‘Race’, Racism and Psychology
This first comprehensive history of Psychology’s handling of the issues surrounding ‘race’shows how the discipline is embedded within the concerns of the particular society andparticular time under scrutiny. There is thorough examination of the period from themid-19th century to 1970, with necessarily selective coverage of more recent issues.Topics discussed range from Scientific Racism late in the last century, support for andcritique of the ‘Race Psychology’ school in the first half of the present century, theEuropean concept of ‘primitive mind’, prejudice and ‘Negro’ personality studies and Naziracist Psychology, to the ‘race and IQ’ controversies and the emergence of a US BlackPsychology that have reverberations to this day.Graham Richards takes a long-term view of the issues and concerns of research andtheory. By highlighting the ways Psychology emerges from, reflects and participates incontemporary social concerns, the reflexive nature of the discipline is clear. Without thenecessary consideration of these issues, a non-racist Psychology will remain elusive.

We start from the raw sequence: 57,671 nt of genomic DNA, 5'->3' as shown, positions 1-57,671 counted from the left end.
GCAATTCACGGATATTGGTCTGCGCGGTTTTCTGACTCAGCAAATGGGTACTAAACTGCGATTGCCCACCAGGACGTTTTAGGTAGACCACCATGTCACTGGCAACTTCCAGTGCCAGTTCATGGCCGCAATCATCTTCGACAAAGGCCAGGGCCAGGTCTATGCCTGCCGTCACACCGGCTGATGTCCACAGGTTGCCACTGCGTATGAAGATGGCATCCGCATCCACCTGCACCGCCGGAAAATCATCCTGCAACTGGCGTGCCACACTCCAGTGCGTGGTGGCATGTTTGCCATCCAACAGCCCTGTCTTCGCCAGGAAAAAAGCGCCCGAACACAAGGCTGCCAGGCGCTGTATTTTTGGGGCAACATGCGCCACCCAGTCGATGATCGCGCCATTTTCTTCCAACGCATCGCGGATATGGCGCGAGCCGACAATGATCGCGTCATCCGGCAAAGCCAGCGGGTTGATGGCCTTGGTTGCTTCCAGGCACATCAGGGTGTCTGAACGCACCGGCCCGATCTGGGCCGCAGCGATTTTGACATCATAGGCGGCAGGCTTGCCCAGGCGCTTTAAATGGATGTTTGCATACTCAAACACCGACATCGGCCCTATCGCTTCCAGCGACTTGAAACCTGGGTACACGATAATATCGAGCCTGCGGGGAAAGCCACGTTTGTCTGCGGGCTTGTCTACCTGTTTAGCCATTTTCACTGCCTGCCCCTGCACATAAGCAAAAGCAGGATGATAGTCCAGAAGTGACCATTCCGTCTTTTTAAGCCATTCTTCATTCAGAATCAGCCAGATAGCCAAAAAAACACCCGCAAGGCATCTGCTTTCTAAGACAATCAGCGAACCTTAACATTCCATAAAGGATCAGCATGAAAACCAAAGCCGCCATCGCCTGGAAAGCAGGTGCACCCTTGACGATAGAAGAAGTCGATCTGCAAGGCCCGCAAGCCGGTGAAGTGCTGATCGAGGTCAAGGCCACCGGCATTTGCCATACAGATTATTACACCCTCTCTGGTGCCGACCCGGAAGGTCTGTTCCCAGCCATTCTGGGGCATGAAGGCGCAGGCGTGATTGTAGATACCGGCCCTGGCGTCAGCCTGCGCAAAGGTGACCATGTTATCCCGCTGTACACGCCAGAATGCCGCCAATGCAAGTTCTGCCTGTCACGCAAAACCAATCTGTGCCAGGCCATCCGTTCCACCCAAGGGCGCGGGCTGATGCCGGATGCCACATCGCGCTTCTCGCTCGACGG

is a Principal Lecturer in Psychology at the University of Staffordshire. The author of a number of books, his previous titles include
PuttingPsychology in its Place: An introduction from a critical historical perspective
Mental Machinery Part One
On Psychological Language